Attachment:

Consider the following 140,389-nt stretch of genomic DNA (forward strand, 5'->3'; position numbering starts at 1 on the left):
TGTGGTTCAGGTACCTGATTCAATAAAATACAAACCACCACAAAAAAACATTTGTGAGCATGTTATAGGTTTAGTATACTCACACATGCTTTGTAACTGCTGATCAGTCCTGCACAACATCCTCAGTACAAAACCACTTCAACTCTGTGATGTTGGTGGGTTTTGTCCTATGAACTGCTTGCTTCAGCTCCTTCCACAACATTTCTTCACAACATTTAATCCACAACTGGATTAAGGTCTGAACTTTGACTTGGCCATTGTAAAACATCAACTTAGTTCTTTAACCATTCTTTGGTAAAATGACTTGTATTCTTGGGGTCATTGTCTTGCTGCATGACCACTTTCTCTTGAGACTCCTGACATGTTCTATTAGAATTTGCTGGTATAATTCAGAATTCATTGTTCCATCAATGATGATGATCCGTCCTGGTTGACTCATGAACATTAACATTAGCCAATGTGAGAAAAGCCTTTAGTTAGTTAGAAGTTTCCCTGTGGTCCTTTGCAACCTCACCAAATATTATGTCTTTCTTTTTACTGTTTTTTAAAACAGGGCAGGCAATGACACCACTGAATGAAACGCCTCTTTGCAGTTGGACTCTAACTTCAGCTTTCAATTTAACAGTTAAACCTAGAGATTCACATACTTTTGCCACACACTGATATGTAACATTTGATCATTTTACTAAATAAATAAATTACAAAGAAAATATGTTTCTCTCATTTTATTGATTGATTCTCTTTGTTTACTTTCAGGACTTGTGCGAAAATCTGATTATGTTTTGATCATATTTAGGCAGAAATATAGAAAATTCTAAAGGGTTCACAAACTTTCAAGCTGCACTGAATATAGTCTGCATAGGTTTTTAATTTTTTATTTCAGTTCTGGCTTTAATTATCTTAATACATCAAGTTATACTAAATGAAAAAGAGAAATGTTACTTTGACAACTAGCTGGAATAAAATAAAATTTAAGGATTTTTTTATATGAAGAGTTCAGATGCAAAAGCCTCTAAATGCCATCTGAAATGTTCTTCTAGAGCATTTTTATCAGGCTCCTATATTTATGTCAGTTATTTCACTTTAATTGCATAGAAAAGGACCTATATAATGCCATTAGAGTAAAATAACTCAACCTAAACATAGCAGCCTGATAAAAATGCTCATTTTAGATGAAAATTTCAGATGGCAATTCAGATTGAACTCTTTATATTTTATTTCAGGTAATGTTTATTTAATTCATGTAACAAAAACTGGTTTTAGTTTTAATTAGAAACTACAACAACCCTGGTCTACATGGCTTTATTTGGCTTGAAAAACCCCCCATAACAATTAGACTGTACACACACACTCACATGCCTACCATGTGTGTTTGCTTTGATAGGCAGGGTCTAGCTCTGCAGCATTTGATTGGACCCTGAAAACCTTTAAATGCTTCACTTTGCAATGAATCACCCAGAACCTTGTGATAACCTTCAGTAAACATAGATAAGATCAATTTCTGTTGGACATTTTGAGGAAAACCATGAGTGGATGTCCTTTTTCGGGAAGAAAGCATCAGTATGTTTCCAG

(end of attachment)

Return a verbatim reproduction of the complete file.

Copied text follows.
Consider the following 140,389-nt stretch of genomic DNA (forward strand, 5'->3'; position numbering starts at 1 on the left):
TGTGGTTCAGGTACCTGATTCAATAAAATACAAACCACCACAAAAAAACATTTGTGAGCATGTTATAGGTTTAGTATACTCACACATGCTTTGTAACTGCTGATCAGTCCTGCACAACATCCTCAGTACAAAACCACTTCAACTCTGTGATGTTGGTGGGTTTTGTCCTATGAACTGCTTGCTTCAGCTCCTTCCACAACATTTCTTCACAACATTTAATCCACAACTGGATTAAGGTCTGAACTTTGACTTGGCCATTGTAAAACATCAACTTAGTTCTTTAACCATTCTTTGGTAAAATGACTTGTATTCTTGGGGTCATTGTCTTGCTGCATGACCACTTTCTCTTGAGACTCCTGACATGTTCTATTAGAATTTGCTGGTATAATTCAGAATTCATTGTTCCATCAATGATGATGATCCGTCCTGGTTGACTCATGAACATTAACATTAGCCAATGTGAGAAAAGCCTTTAGTTAGTTAGAAGTTTCCCTGTGGTCCTTTGCAACCTCACCAAATATTATGTCTTTCTTTTTACTGTTTTTTAAAACAGGGCAGGCAATGACACCACTGAATGAAACGCCTCTTTGCAGTTGGACTCTAACTTCAGCTTTCAATTTAACAGTTAAACCTAGAGATTCACATACTTTTGCCACACACTGATATGTAACATTTGATCATTTTACTAAATAAATAAATTACAAAGAAAATATGTTTCTCTCATTTTATTGATTGATTCTCTTTGTTTACTTTCAGGACTTGTGCGAAAATCTGATTATGTTTTGATCATATTTAGGCAGAAATATAGAAAATTCTAAAGGGTTCACAAACTTTCAAGCTGCACTGAATATAGTCTGCATAGGTTTTTAATTTTTTATTTCAGTTCTGGCTTTAATTATCTTAATACATCAAGTTATACTAAATGAAAAAGAGAAATGTTACTTTGACAACTAGCTGGAATAAAATAAAATTTAAGGATTTTTTTATATGAAGAGTTCAGATGCAAAAGCCTCTAAATGCCATCTGAAATGTTCTTCTAGAGCATTTTTATCAGGCTCCTATATTTATGTCAGTTATTTCACTTTAATTGCATAGAAAAGGACCTATATAATGCCATTAGAGTAAAATAACTCAACCTAAACATAGCAGCCTGATAAAAATGCTCATTTTAGATGAAAATTTCAGATGGCAATTCAGATTGAACTCTTTATATTTTATTTCAGGTAATGTTTATTTAATTCATGTAACAAAAACTGGTTTTAGTTTTAATTAGAAACTACAACAACCCTGGTCTACATGGCTTTATTTGGCTTGAAAAACCCCCCATAACAATTAGACTGTACACACACACTCACATGCCTACCATGTGTGTTTGCTTTGATAGGCAGGGTCTAGCTCTGCAGCATTTGATTGGACCCTGAAAACCTTTAAATGCTTCACTTTGCAATGAATCACCCAGAACCTTGTGATAACCTTCAGTAAACATAGATAAGATCAATTTCTGTTGGACATTTTGAGGAAAACCATGAGTGGATGTCCTTTTTCGGGAAGAAAGCATCAGTATGTTTCCAG